This competing renewal of CA119171, Nutrition and Physical Activity Assessment Study (NPAAS), continues to focus the use of biomarkers and regression calibration models to understand better the relationship between diet, physical activity and chronic disease risk in postmenopausal women. Our work uses objective biomarkers in regression calibration models to correct self-report data for random and systematic measurement biases. This work has provided evidence for strong positive associations of energy intake, and strong inverse associations of activity-related energy expenditure (AREE), with chronic disease risk; these associations were absent without measurement error correction. To date, suitable quantitative biomarkers have been available for few diet components (e.g. total energy, protein, potassium, sodium) and physical activity (AREE). For this grant funding period, we will extend our work by using innovative metabolomics profiling in blood and urine specimens to characterize food and nutrient intake. Metabolomics offers the possibility to advance the field of nutritional epidemiology in a manner not been possible with individual biomarkers since metabolomics uniquely accounts for dietary exposures in an integrated manner and explains > 50% of the variation in nutrient intake.
Our specific aims are: (1) To obtain serum and 24-hour urine metabolomic profiles for n=450 WHI-NPAAS participants who have stored blood and urine specimens from a previous project cycle. To use these profiles to calculate intake values for each nutritional variable for which a biomarker is established in our recently completed NPAAS feeding study. To use the resulting biomarker-based intake values to develop calibration equations for each nutritional variable using previously collected food frequency questionnaire, 4-day food record and 24-hour dietary recalls, as well as participant characteristics, from these 450 women. (2) To use the calibration equations developed in Aim 1 to estimate intake throughout WHI cohorts for each nutritional variable with suitable biomarkers. To conduct a series of analyses examining the association of metabolomics- calibrated nutrient intake with risk of major cancers, cardiovascular diseases and diabetes in WHI cohorts, where self-reported dietary intake and other key data are available at baseline for 161,000 postmenopausal women. (3) To use serum and spot urine metabolomic profiles to directly estimate intake for each nutritional variable having a suitable biomarker, in subset of about 12,000 WHI women with both stored blood and urine. Profiles will be obtained for n=708 adjudicated cancers (breast, colorectal, ovarian and endometrial) and n=708 controls. These analyses will assess novel nutrition and metabolite cancer associations without use of dietary self-report data. (4) To examine blood- and urine-based metabolomic profiles more broadly in relation to cancer risk in the Aim 3 case-control sample without regard to the role of specific metabolites in nutrient biomarker specification. Our highly productive research team is expected to make additional, innovative contributions in nutritional epidemiology and more broadly in chronic disease prevention research.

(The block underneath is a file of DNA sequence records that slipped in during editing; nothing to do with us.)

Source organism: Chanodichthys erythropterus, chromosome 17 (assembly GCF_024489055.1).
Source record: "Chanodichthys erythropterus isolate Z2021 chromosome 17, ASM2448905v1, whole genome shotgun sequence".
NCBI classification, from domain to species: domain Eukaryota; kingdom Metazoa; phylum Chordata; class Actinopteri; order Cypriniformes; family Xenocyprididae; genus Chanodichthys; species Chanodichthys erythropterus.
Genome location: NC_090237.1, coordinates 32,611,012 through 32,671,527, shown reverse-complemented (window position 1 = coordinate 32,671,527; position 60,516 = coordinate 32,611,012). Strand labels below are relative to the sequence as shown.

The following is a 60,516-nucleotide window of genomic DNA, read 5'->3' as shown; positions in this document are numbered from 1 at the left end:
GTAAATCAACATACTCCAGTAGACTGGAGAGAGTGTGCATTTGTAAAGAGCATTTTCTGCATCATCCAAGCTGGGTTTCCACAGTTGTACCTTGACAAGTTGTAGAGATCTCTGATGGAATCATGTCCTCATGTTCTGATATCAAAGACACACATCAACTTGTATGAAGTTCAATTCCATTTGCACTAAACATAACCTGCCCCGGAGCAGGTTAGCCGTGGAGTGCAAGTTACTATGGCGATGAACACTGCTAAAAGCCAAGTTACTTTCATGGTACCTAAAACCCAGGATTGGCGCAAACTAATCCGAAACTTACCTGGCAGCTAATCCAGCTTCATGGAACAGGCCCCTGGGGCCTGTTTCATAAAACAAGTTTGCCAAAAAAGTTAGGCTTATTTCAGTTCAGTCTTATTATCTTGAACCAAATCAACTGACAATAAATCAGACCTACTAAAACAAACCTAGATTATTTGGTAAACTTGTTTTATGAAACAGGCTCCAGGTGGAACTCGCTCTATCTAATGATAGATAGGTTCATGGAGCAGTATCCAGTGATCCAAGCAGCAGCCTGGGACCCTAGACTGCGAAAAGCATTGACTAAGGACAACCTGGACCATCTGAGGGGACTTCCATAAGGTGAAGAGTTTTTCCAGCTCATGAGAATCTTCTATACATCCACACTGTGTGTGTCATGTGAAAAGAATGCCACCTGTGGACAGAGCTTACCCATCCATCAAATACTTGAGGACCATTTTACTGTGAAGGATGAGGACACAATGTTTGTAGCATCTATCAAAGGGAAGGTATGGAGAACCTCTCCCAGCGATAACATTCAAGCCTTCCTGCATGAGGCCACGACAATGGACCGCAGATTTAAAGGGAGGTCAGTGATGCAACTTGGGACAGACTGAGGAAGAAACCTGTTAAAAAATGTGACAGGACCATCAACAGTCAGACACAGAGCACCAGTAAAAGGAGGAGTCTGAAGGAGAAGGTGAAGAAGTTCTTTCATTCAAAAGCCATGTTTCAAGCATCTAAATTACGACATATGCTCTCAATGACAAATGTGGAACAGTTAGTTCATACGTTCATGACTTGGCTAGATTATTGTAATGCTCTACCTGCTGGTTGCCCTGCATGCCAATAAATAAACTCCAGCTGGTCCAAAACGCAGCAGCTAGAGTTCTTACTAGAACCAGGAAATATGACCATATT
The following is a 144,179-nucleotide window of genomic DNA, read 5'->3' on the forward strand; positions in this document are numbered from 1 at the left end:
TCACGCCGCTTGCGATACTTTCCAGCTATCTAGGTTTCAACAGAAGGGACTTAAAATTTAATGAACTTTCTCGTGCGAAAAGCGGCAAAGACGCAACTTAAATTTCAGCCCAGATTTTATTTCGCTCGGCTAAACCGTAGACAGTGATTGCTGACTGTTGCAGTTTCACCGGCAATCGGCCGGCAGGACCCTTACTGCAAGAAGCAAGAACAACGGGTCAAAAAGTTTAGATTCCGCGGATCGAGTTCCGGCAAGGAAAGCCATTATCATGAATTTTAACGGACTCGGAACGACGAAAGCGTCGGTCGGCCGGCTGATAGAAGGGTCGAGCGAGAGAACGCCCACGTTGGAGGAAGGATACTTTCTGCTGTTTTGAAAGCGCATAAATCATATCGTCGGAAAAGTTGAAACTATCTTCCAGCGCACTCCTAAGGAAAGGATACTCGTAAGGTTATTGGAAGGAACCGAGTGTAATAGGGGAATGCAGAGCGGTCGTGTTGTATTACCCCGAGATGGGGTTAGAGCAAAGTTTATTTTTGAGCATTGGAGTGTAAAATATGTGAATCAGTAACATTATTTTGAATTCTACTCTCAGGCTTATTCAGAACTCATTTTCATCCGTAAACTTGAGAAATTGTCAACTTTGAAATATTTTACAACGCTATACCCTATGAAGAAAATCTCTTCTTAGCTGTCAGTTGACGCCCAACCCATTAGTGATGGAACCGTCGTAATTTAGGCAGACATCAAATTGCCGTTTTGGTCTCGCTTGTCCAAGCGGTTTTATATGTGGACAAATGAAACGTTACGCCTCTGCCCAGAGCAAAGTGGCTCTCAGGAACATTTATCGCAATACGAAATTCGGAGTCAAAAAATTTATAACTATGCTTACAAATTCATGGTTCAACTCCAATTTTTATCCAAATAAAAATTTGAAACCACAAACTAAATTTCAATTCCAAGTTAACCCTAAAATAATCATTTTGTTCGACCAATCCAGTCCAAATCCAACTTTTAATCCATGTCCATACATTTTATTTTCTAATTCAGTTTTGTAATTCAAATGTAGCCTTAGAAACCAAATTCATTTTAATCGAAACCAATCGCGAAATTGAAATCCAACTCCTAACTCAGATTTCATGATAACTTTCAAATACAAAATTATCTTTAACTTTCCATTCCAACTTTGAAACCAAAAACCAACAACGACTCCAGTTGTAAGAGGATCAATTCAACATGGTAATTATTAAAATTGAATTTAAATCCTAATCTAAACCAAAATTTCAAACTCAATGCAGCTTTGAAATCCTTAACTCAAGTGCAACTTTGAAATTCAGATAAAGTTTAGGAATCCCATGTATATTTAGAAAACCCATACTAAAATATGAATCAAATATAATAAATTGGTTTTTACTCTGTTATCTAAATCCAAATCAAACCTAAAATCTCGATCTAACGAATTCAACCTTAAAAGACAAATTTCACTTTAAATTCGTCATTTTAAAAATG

Dietary habits play a critical role in maintaining health and preventing chronic diseases such as cancer, cardiovascular disease and diabetes. However, inconsistent evidence from prior studies has prevented broad public health campaigns, patient interventions and policy initiatives from moving forward in a uniform manner. One reason for the lack of progress is that the tools and methods to assess diet and physical activity exposures are poor; objective biomarkers of diet from biological specimens may be an improvement. In this study we will use metabolomics profiling of blood and urine as markers of diet and will examine their association with cancer, cardiovascular disease and diabetes in postmenopausal women.
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